Engineers are involved in making decisions that change peoples lives. These decisions will involve technical criteria, sure, that's why they need an Engineer. But the issues being addressed and the problems being solved are human. What is needed to make these decisions is an understanding of what it means to be human. Thus, Engineers must study the Humanities.
This, to me, is one of the biggest differences between Engineering and Engineering Technology. ET is a study of the "nuts and bolts" of Engineering. It produces an excellent skill set and can be the the basis of a fine, useful and satisfying career.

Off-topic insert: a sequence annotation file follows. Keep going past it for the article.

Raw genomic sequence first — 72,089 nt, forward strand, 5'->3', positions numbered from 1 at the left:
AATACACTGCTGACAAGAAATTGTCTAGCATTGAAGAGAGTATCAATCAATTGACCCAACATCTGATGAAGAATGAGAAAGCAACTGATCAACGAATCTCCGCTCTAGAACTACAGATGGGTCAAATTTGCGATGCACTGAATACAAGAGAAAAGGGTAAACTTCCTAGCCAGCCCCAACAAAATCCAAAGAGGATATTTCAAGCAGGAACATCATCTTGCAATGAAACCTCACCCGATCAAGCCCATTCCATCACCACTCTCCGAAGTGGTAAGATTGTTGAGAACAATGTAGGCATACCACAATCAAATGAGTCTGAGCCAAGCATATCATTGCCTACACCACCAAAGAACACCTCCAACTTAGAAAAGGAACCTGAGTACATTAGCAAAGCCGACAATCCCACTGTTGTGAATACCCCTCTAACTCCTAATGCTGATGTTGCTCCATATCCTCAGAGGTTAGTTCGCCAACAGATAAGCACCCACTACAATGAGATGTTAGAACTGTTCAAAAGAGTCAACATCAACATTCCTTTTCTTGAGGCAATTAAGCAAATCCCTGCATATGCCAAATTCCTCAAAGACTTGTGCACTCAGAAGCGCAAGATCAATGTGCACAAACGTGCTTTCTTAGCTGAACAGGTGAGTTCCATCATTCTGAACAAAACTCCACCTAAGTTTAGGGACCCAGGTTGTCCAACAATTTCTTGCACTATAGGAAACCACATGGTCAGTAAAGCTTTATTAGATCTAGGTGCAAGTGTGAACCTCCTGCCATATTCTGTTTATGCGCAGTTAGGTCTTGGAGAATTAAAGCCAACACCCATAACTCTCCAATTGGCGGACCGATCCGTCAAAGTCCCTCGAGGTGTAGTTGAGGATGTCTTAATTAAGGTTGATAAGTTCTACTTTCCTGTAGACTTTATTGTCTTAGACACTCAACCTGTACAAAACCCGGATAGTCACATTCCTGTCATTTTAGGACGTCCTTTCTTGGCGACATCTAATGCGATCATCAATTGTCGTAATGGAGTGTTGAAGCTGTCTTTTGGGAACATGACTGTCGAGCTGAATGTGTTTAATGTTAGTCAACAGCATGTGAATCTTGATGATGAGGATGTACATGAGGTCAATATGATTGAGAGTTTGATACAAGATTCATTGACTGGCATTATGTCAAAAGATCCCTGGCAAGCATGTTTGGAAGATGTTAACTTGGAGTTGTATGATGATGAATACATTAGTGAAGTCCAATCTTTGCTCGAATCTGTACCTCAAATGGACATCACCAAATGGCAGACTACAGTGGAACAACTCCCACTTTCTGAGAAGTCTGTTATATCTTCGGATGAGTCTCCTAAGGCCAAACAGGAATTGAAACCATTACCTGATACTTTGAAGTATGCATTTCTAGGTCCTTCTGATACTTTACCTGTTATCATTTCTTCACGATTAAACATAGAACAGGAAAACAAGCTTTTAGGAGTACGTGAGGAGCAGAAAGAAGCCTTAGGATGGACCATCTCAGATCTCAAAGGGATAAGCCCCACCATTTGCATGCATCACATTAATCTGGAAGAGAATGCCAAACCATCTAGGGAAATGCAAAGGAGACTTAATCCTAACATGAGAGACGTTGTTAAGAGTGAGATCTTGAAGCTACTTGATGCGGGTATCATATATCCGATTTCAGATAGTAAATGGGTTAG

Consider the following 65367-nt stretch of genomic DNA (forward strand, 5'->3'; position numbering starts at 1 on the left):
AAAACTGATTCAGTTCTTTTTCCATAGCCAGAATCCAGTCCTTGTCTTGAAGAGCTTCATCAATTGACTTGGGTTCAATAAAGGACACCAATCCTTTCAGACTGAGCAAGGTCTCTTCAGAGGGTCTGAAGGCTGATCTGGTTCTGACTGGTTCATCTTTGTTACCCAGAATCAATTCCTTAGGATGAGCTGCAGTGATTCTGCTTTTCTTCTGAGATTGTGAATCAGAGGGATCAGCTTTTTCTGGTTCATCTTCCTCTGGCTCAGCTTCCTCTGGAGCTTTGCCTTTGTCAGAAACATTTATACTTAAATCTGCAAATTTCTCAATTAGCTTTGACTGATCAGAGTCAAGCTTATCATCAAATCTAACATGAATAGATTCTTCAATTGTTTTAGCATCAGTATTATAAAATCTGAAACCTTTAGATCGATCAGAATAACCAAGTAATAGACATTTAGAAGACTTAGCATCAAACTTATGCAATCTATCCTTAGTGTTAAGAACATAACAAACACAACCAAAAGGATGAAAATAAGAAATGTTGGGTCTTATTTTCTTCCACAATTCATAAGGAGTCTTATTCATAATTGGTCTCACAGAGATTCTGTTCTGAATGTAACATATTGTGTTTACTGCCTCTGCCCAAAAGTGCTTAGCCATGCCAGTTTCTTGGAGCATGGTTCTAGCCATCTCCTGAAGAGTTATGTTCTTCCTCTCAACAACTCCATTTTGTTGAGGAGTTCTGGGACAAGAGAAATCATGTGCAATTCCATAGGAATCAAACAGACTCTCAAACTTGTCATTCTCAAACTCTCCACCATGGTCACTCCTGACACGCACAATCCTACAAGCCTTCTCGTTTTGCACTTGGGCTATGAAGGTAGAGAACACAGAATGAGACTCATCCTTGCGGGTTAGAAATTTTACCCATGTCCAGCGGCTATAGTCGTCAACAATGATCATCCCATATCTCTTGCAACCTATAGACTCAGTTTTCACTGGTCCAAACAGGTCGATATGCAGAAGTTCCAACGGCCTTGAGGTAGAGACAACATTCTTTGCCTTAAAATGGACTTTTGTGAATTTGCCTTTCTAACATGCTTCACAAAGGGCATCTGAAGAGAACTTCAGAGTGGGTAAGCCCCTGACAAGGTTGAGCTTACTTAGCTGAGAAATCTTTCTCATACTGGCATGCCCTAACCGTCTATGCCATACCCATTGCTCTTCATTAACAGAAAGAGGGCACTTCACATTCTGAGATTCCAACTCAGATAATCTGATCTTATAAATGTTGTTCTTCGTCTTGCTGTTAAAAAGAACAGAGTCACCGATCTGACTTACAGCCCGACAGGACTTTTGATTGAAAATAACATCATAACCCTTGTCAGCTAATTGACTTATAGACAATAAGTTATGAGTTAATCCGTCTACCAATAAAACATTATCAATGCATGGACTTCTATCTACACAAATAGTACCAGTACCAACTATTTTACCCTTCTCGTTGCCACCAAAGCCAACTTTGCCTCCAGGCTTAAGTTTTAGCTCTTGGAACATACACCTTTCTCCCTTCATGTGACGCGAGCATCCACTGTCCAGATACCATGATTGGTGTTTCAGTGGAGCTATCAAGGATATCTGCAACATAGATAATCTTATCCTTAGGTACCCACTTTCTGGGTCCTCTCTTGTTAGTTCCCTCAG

The study of Engineering, however, must be a study, not of just the technology of Engineering, but of Engineering in its broadest sense. How does the work of Engineering interface with the work of others? What are the social, legal and environmental implications of our work? What is the historical and cultural context?
Engineering is more than the nuts and bolts of technology and an Engineering education must be broad and deep if it is to truly work toward the benefit of humanity.